Sean Trende, in the process of noting that, really, Obama’s numbers are grotesquely bad right now, mentioned independent voters:
Given the enthusiasm gap between the parties, the 2012 electorate will probably be roughly split between Republicans and Democrats. Independent voters will therefore hold the key to the election.
Consider these three 2010 Senate challengers frequently cited as examples of candidates who are too extreme to win. It’s a little-known fact that Ken Buck won independents by 16 points in Colorado. In Nevada, Sharron Angle won them by four points. Even Christine O’Donnell, who is something of the ultimate warning sign against Tea Party excess, lost independents only by three points. They all lost their races in large part because they faced Democrat-heavy electorates. Had the electorates been evenly split between the parties, all three would have run very close races.
Whatever their faults, Romney, Gingrich, and Perry are not Christine O’Donnell-style candidates.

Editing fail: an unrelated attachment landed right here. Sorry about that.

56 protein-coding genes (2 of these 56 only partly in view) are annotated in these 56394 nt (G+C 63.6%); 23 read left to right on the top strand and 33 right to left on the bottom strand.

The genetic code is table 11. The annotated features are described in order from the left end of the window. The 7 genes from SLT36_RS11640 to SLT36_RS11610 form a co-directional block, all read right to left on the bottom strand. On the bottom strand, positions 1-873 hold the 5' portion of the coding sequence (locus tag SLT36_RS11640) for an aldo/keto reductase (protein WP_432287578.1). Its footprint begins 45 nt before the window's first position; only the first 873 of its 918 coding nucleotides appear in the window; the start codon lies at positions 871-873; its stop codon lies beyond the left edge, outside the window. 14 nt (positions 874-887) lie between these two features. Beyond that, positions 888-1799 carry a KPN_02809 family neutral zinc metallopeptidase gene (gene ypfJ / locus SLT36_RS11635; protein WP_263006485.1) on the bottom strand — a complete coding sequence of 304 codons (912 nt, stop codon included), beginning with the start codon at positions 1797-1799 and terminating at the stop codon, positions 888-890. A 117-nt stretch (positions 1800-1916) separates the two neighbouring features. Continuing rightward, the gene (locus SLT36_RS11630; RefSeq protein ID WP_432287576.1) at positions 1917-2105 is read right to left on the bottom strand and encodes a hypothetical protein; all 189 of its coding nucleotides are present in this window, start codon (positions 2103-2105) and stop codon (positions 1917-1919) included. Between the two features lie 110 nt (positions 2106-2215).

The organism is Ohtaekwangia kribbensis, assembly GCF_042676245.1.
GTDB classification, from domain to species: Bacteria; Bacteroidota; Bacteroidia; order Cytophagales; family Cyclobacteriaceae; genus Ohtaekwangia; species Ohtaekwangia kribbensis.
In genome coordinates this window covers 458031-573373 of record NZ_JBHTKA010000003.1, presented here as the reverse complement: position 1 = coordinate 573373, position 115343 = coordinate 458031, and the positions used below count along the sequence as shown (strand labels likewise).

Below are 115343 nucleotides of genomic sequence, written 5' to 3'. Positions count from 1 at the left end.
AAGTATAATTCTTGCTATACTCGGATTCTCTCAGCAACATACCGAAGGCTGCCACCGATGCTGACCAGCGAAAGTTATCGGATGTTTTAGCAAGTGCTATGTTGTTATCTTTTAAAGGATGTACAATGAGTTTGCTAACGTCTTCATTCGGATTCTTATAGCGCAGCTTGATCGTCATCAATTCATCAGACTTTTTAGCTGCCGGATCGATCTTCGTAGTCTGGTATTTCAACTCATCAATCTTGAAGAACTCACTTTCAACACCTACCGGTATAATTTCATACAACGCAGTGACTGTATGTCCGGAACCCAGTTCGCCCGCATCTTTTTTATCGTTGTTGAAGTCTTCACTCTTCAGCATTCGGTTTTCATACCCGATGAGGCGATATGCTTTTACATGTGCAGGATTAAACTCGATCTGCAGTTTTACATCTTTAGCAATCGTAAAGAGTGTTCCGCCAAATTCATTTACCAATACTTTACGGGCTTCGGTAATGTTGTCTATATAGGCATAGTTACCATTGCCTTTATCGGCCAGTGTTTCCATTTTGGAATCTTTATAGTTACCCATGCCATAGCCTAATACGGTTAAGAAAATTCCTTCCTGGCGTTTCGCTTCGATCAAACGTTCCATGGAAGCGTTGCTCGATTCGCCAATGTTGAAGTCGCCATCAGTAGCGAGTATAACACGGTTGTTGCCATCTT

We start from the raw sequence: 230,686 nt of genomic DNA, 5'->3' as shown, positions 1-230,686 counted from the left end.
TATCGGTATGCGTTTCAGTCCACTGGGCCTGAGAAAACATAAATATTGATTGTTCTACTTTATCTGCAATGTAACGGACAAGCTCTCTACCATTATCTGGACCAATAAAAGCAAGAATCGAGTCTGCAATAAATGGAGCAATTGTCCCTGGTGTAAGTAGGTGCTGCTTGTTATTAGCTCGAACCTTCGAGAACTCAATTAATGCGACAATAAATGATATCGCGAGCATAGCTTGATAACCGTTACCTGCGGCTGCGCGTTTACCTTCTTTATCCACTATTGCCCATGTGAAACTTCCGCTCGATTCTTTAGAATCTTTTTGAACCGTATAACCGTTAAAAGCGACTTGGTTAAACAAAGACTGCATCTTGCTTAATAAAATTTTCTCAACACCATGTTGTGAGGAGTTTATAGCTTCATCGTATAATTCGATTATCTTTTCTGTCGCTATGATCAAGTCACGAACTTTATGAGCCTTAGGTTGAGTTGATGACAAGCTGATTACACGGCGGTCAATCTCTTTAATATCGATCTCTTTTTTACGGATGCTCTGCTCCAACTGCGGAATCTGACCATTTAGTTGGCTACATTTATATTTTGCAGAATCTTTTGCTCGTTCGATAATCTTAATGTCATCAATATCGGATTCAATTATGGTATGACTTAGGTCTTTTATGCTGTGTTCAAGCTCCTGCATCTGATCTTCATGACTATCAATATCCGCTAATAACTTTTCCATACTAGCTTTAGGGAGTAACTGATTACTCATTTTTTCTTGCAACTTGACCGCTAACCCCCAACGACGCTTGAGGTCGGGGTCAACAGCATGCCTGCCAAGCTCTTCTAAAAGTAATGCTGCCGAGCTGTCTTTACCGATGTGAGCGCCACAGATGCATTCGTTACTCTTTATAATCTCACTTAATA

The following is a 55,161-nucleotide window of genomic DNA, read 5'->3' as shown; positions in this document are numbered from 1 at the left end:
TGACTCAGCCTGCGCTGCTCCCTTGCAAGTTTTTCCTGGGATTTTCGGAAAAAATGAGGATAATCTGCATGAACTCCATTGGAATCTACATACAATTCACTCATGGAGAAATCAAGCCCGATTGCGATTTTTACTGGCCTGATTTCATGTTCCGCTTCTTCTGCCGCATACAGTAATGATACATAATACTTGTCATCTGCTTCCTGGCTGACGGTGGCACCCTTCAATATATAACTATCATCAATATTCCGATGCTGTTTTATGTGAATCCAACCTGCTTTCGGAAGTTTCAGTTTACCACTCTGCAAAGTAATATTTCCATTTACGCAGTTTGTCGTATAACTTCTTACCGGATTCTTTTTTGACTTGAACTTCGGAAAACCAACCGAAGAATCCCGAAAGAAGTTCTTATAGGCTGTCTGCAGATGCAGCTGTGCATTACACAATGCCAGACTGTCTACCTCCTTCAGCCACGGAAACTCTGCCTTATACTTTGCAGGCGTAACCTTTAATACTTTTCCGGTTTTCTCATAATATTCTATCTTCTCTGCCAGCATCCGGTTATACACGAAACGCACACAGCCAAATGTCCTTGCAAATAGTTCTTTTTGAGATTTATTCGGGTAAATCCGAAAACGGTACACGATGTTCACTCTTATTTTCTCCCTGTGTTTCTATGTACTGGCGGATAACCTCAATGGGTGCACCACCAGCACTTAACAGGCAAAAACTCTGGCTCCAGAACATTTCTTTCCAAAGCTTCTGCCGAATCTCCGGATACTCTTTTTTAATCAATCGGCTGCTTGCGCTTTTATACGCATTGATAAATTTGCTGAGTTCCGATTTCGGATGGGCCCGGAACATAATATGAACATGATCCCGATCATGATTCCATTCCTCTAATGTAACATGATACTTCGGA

For the record, though: Buck nearly won, at that; I largely blame Tom Tancredo’s near-successful attempt to destroy the Colorado Republican party* for that particular loss. But the overall point is correct: if the Republicans and Democrats are matched, and Obama loses the independents, he’s a one-term President. That much is a truism; what is not a truism is that independents are going to be necessarily more hostile to a conservative candidate than they will be towards a liberal one…
*You can imagine the reaction by Colorado Republicans when I casually mentioned that during a Blogcon 11 reception (which was, of course, in Denver). That was a pretty good conversation, which reminded me that regional differences really do need to be taken into account by strategists. Mountain West Republicans react well to libertarian arguments; social conservative arguments, not so much sometimes.